Some truths are 'most worth knowing,' Pres. Boyd K. Packer tells students

Published: Sunday, Nov. 6 2011 10:13 p.m. MST

President Boyd K. Packer addresses the Church Educational System devotional Sunday in the Marriott Center.

Scott G Winterton, Deseret News

PROVO, UTAH — All people live on spiritual credit; Jesus Christ is the mediator who steps between the debtor and creditor, answering the plea for mercy while fulfilling the demand for justice. So taught President Boyd K. Packer of the Quorum of the Twelve Apostles of The Church of Jesus Christ of Latter-day Saints on Sunday evening.

Focusing much of his talk on the Savior's atonement and the responsibility of individuals to accept its redemptive power through repentance, he addressed thousands of young adults during a Church Educational System devotional assembly held in the Marriott Center on the Brigham Young University campus in Provo. The devotional program was send by the Church's broadcast system to LDS meetinghouses throughout North America and elsewhere.

He encouraged the congregation to "listen up" as he shared some "truths worth knowing." Among those truths is that there is "the adversary" or the "father of all lies," and "the Redeemer," who is the great Mediator. Also, President Packer warned of "the scourge of pornography."

"I have had an unquenchable desire to bear testimony of the Father and of Jesus Christ," President Packer declared. "Christ said, 'If ye had known me, ye have known my Father also' (John 14:7). I have yearned to tell what I know about what Christ did and who the Father and Son are."

He said, "All truth is worth knowing. Some truths are more useful, but there are truths that are most worth knowing."

He spoke of "a puzzle" in the scriptures about justice and mercy, "two seemingly conflicting principles." He related a parable in modern language to illustrate how Christ's atonement makes it possible for individuals to be saved from sin if they do their part.

The parable tells of a man who, in order to acquire something he wanted very much, incurred a great debt although he had been warned about going into debt and particularly about the creditor. The debtor signed a contract with the lender and didn't worry about repaying the debt since the due date seemed a long time off. Eventually, the contract fell due and the creditor demanded payment in full. Only then did the debtor realize that his creditor not only had the power to repossess all that he owed but also the power to cast him into debtor's prison. The debtor pled for mercy, the creditor demanded justice.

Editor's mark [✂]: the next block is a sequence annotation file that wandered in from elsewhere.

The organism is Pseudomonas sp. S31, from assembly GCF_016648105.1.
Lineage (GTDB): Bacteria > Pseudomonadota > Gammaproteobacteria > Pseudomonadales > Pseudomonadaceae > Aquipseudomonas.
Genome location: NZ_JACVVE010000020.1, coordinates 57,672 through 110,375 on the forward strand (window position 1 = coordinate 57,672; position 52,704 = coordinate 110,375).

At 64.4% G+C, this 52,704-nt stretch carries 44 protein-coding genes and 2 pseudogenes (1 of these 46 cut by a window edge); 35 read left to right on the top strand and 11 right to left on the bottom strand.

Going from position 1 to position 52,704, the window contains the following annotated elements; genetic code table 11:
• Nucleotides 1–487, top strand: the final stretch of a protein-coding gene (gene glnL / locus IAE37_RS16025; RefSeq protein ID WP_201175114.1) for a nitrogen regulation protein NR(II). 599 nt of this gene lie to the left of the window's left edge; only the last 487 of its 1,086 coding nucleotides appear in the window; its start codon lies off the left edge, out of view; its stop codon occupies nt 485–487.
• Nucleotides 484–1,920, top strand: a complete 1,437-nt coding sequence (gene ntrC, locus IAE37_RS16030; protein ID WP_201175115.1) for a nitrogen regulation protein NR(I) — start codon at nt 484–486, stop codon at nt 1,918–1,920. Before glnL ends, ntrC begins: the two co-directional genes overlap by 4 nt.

"There they were: one meting out justice, the other pleading for mercy. Neither could prevail except at the expense of the other," President Packer said. " 'If you do not forgive the debt, there will be no mercy,' the debtor pleaded. 'If I do, there will be no justice,' was the reply.

"Both laws, it seemed, could not be served. Mercy cannot rob justice. Each is an eternal ideal that appears to contradict the other. Is there no way for justice to be fully served and mercy also?

"There is a way. The law of justice can be fully satisfied and mercy can be fully extended, but it takes someone else. And so it happened this time."

President Packer said the debtor had a friend who, although thinking the debtor foolish to have gotten himself into such a predicament, loved him and stepped between him and the creditor as mediator. The friend told the creditor, " 'You demanded justice. Although he cannot pay you, I will do so. You have been justly dealt with and can ask no more. That would be just.' " The mediator said to the debtor, "If I pay your debt, will you accept me as your creditor?"

" 'Oh, yes,' cried the debtor. 'You saved me from prison and show mercy to me."

" 'Then,' " said the mediator, 'you will pay the debt to me, and I will set the terms. It will not be easy, but it will be possible. I will provide a way. You need not go to prison.' "

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